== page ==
Not a bad payoff for a few years work.

So, is this man, who will be charged with watching over all of us, yet another Bush-brand Republican with no respect for honesty, who used, like the President, inside connections to get ahead in life?

The answer is: a resounding no. Amit is nothing like your typical Bushie. In fact, Amit might be dubbed the anti-Bush.

Just compare their histories for starters.

Both were born to a life of privilege, but while Bush chose to party and had no interest – until even just a couple of years ago – in foreign policy, Amit never had an interest in things like drugs and was focused from early on on foreign affairs.

While President Bush chose the typical rich boy Ivy League route by going to Yale, Amit chose to serve his country by going to West Point.

While President Bush did as much as possible to avoid having to serve in the military – fleeing to the Texas Air National Guard, and even fleeing AWOL from there – Amit fought to overcome scholastic and physical challenges to fight his way into West Point.

While George Bush was handed businesses by his daddy’s friends and one by one ran them into the ground, Amit started a company on his own and quickly grew it into a massive success.

And while President Bush is a newcomer to “conservative” values and political ideas, only coming to them after 40-plus years of being an unambitious, uninterested alcoholic – and even then only embracing the dishonest, fully-flawed Rush Limbaugh version of conservatism – Amit has always been a moderate socially and conservative politically, and his conservative politics are based on solid ideals and a belief in certain policies that has been borne over years of active consideration and experience.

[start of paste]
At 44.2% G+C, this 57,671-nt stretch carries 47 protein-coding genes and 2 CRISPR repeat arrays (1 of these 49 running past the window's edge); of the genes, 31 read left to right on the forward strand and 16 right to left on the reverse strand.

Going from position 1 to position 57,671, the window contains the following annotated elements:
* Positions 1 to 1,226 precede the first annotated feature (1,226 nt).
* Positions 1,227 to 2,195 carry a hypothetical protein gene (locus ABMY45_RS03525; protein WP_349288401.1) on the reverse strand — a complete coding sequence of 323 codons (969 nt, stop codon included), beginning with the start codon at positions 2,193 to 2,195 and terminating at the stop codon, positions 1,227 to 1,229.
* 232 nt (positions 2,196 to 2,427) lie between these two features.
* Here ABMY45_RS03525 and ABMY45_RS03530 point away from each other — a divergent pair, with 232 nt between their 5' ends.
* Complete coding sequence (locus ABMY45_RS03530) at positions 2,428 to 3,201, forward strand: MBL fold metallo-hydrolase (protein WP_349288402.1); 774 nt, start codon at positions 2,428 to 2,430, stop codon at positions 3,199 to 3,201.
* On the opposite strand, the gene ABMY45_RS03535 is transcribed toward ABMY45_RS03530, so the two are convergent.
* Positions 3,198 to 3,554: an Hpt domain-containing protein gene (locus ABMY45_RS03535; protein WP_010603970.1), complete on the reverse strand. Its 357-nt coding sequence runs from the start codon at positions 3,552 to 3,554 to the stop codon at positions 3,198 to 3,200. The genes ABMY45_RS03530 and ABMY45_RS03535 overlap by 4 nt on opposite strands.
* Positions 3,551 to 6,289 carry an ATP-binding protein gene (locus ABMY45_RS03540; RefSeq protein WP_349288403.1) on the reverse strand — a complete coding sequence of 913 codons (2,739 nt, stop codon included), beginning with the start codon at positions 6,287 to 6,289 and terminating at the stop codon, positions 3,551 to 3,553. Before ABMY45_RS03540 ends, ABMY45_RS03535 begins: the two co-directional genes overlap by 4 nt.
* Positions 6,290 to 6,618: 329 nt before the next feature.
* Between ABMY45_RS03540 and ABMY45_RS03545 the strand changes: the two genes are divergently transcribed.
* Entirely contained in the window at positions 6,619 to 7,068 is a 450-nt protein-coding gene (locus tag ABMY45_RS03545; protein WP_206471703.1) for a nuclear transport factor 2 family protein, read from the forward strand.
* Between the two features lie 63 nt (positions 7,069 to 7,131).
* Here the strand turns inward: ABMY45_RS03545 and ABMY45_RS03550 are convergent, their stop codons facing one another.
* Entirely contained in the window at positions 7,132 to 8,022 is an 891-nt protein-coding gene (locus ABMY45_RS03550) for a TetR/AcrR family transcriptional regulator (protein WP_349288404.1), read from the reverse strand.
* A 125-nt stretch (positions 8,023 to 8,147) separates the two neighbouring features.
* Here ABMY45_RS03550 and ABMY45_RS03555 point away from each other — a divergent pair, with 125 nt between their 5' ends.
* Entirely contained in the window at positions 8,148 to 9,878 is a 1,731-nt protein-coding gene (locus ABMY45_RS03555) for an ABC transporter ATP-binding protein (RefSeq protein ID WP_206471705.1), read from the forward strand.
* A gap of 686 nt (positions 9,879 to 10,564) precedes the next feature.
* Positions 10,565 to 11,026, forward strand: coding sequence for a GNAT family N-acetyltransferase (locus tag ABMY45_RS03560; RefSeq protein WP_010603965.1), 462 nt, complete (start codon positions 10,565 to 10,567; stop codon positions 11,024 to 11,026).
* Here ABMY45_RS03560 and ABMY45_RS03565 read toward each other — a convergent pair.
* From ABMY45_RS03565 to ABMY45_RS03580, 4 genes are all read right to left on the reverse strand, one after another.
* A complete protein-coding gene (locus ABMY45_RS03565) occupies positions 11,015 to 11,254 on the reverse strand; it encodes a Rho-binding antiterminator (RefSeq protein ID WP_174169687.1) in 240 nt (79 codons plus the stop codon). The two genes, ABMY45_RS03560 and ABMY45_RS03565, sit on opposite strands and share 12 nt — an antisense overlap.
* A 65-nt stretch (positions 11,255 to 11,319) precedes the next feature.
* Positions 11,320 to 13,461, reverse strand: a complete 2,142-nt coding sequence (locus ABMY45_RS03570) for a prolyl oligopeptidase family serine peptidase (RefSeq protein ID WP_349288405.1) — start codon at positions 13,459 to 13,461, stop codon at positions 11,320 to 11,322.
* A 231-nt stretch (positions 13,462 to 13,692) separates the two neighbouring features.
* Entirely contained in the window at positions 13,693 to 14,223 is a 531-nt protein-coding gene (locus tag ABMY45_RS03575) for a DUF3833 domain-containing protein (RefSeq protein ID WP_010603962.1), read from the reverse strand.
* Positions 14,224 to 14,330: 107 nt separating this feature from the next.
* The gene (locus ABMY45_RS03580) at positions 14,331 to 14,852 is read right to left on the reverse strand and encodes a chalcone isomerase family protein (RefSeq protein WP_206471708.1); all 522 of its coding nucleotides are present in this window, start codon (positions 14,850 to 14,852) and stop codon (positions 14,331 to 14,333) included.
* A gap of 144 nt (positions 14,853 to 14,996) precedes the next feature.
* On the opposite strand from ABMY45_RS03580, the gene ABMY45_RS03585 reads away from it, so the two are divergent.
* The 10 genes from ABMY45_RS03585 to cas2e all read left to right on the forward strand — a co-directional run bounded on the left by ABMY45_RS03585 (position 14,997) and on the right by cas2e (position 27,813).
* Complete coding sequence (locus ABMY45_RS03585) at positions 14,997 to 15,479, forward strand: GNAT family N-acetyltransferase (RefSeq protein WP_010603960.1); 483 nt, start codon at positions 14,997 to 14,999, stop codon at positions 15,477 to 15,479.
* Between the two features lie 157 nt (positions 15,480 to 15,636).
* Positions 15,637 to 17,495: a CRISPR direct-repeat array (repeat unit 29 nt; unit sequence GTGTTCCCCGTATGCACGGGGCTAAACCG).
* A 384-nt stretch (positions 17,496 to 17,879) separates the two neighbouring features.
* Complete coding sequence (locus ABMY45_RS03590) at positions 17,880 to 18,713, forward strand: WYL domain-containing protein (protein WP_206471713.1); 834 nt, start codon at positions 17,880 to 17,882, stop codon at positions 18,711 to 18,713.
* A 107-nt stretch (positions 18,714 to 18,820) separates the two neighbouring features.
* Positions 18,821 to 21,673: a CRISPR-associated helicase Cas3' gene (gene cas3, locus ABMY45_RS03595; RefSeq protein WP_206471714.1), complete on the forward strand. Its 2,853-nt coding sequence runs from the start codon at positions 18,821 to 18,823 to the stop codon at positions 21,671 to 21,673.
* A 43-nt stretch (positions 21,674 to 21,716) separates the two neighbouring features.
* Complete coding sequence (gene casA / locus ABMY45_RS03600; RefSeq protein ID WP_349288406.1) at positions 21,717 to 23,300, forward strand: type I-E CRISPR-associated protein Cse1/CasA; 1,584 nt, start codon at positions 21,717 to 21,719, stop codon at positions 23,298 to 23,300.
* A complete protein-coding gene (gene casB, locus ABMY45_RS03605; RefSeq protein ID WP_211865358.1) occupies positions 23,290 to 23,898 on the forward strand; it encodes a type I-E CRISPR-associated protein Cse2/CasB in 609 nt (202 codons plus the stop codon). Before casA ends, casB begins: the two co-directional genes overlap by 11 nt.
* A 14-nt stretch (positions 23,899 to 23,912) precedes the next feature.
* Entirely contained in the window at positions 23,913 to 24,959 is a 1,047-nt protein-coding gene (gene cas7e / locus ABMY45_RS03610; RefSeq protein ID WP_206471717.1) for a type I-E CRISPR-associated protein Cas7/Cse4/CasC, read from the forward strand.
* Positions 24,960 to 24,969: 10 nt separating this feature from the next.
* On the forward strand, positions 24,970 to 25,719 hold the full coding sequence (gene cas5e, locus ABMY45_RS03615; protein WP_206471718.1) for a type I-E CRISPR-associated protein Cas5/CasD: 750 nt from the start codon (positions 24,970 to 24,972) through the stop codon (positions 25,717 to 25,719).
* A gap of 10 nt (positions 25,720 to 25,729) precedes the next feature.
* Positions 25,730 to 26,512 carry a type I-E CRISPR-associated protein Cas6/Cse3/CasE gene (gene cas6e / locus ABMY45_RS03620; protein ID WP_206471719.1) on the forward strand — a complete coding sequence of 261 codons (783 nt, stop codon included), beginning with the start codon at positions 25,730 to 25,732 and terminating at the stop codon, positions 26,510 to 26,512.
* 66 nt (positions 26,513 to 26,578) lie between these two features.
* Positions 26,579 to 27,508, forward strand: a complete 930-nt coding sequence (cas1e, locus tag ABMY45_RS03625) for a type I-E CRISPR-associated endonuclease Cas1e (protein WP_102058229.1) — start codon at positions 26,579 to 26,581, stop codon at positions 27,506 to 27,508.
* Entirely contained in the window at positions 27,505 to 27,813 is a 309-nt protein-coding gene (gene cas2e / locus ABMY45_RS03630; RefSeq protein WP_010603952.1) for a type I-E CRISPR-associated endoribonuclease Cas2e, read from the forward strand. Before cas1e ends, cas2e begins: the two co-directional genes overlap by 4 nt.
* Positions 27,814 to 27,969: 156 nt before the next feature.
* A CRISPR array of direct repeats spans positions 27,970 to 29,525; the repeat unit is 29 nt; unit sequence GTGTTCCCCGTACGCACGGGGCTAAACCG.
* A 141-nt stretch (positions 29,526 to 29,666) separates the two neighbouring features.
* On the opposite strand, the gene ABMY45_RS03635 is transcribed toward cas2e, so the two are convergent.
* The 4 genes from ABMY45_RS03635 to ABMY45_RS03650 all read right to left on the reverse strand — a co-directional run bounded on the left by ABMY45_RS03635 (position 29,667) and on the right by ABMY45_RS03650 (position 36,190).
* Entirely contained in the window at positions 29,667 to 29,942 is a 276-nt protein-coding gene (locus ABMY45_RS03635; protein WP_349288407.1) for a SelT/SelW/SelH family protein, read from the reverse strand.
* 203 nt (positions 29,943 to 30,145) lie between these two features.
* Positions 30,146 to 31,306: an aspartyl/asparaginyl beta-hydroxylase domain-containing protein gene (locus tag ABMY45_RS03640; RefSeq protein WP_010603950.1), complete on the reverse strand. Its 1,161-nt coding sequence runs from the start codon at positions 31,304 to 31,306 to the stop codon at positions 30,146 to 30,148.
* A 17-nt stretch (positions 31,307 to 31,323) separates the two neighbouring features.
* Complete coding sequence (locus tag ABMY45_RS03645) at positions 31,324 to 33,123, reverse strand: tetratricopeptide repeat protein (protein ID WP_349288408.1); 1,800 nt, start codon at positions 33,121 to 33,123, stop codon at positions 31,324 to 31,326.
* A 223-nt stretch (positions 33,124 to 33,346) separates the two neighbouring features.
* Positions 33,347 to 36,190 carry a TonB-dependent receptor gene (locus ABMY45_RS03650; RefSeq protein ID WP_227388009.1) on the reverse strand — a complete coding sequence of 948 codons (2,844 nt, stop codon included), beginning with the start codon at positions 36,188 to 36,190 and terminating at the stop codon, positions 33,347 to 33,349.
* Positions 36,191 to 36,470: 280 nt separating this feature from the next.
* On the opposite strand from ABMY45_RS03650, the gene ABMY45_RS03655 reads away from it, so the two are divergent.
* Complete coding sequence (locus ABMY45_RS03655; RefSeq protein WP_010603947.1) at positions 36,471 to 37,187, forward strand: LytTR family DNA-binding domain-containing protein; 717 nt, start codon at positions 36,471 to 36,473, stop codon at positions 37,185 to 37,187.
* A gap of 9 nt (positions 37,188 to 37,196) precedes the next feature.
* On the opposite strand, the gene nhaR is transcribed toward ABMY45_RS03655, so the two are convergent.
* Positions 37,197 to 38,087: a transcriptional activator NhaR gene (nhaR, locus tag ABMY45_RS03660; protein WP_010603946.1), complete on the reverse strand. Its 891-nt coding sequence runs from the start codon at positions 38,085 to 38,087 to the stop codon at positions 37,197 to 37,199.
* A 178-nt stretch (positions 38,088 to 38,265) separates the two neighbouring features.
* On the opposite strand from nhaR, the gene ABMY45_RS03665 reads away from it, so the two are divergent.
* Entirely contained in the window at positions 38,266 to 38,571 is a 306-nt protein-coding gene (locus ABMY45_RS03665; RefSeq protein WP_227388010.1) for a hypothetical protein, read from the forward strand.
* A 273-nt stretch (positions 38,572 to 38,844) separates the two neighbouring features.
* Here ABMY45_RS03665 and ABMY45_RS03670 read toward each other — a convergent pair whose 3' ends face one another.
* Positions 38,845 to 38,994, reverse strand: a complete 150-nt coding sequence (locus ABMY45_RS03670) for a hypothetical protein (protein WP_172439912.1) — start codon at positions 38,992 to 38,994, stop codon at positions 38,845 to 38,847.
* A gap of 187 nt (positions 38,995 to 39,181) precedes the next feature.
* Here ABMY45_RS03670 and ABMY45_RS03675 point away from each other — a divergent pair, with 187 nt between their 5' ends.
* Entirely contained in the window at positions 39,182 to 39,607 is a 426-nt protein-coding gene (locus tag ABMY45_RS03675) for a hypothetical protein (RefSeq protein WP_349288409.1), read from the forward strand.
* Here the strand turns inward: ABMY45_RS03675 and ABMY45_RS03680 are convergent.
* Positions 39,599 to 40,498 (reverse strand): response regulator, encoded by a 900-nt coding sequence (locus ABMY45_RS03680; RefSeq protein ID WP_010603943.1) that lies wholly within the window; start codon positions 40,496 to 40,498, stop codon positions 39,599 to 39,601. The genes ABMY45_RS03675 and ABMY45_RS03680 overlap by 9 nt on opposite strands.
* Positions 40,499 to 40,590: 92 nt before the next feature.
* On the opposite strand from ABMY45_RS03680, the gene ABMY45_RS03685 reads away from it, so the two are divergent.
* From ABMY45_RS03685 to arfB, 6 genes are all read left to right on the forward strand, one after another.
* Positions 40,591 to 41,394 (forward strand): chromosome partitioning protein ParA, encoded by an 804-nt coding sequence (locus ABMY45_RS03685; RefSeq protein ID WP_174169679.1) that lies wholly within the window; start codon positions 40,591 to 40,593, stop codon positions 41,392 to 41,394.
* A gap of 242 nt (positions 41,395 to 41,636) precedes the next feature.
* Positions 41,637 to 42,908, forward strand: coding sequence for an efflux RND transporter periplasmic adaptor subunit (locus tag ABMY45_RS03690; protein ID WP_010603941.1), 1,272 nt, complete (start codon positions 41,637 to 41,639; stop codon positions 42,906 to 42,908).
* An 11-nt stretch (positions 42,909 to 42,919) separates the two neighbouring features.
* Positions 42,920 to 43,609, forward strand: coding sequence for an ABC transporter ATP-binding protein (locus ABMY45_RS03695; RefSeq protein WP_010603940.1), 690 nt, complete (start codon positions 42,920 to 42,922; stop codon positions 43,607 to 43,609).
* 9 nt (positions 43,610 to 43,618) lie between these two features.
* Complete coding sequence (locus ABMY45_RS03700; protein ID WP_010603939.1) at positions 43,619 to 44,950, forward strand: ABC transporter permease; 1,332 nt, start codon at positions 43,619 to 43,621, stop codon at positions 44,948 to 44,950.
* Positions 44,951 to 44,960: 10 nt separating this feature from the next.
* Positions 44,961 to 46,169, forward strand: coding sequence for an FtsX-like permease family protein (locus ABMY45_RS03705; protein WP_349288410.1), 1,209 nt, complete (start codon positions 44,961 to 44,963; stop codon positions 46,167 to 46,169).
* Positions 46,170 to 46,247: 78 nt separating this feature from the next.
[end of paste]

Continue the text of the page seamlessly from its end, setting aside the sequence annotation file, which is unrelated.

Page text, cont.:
So in the end the question is not, “Will Amit Yoran make a good chief of cybersecurity for the Department of Homeland Security?” He will, and, not being a Bush-brand Republican but a true, morally sound moderate, he can be trusted not to abuse his position or attack in the way the hateful, paranoid Ashcroft does.

No, in the end, the question becomes why is it that George W. Bush is our President and not a thoughtful, intelligent, accomplished, militarily trained and educated man like Amit Yoran?

Oh yeah, maybe that’s because he is only 32 years old, while to be President you have to be at least 40.

Amit Yoran was not President Bush’s first choice for the position of Cyber Tsar. One man has already resigned from the position and another refused the President’s offer to be his replacement. No, Amit wasn’t the first choice, and he wasn’t even the second. But, in reality, he was likely the best choice.

He won’t bring rhetoric and hate to the office, but drive and capability. Unfortunately for the President, who maybe was just trying to appoint another toe-the-line-while-destroying-freedom political hack, he ended up with the real deal. If he was hoping for another heel-biting Bush/Limbaughian – a Hannity-like head to kiss his butt and fill a space – he screwed up.

No, President Bush did not inflict the nation with an amoral, dishonest, America-hating Cyber Tsar born in the mold of President Bush and his born-again Republican friends. In fact, unwittingly, the President just may have given a big step up to a man who may someday shake the Bush stranglehold on Republican politics and go on to become the Commander-In-Chief President Bush can only dream of being.